Last year’s crash of a Norwegian Hercules military cargo plane on its way to Kiruna in northern Sweden has been blamed on a combination of “poor routines and incorrect messages.” All five Norwegian officers on board the flight were killed when it crashed into Sweden’s highest mountain, Kebnekaise, in bad weather.
The flight, part of the “Cold Response” military exercises going on at the time, had taken off from Evenes in northern Norway on March 15, 2012. A Swedish commission investigating the cause of its subsequent crash as it approached the airport at Kiruna unveiled its conclusions on Tuesday, and found that both the Norwegian and Swedish Air Force and air traffic controllers were at fault.
The Norwegian Air Force, according to the Swedish accident investigation board (Havarikommisjonen), had poor routines in planning the flight, and the Hercules’ crew on board relied too heavily on air traffic controllers. Norwegian Broadcasting (NRK) reported that the latter was criticized for some of its messages to the crew, and that those on duty at the time lacked experience.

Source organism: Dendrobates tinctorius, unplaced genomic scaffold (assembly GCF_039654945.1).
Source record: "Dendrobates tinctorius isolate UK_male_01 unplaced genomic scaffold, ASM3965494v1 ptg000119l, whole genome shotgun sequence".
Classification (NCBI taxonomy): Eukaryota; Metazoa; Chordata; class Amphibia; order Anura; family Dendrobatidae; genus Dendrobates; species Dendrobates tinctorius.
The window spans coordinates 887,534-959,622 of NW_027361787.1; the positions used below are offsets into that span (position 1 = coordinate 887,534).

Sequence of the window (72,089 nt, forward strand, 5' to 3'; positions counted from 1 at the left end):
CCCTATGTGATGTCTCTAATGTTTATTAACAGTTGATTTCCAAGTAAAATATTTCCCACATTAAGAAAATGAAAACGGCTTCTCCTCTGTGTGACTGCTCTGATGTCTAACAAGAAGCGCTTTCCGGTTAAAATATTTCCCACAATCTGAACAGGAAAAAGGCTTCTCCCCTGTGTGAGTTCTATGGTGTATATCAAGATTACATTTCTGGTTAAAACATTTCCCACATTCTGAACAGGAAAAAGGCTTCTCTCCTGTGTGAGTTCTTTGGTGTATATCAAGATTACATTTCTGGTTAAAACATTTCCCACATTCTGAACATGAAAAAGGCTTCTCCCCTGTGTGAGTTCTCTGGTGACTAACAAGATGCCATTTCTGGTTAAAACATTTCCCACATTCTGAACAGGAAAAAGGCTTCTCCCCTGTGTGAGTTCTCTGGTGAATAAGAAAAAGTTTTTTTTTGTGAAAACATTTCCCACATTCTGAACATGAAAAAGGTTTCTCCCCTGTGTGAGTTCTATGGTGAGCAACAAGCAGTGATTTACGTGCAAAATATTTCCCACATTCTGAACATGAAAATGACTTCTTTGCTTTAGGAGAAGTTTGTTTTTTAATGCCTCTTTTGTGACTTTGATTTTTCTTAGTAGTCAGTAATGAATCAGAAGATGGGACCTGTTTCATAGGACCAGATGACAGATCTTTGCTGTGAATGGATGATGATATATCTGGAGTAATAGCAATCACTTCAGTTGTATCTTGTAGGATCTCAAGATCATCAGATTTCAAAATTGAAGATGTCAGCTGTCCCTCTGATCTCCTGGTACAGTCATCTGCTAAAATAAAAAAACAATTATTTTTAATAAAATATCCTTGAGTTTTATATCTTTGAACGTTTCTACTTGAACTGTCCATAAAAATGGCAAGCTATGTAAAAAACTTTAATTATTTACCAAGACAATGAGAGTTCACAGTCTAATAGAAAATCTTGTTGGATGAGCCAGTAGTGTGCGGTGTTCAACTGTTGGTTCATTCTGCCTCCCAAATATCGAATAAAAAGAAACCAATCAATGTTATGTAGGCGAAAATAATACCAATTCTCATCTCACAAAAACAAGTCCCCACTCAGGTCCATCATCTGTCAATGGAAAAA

Even though the director general of the investigation board, Hans Ytterberg, said that “individual error” can’t explain the crash, he noted that the crew “wasn’t aware of how dangerous the landscape was that they were flying into.” That, however, was mostly because they hadn’t been properly prepared for the flight by the Air Force.
“It was these deficiencies, and not individual errors, that are behind the accident,” Ytterberg. Investigator Agne Widholm said there was “nothing to suggest they were aware of what danger they were in” as they approached the Kiruna airport. The tower at Kiruna told the crew to fly at an elevation lower than the top of the mountain Kebnekaise.
The families of the five officers killed in the crash were informed of the investigation’s conclusions last week. A Norwegian military commission, meanwhile, has agreed with the conclusions. There were no technical problems with the Hercules aircraft, according to the accident investigators.
They made 22 recommendations for improvements, including better flight preparation routines and measures to ensure competence among air traffic controllers. Those on duty at the time of the crash were said to be relatively new on the job and inexperienced.
“Letting employees with limited experience have responsibility for considerable traffic … can be a sign of underlying weakness in the systems for air traffic control in Sweden,” Widholm said.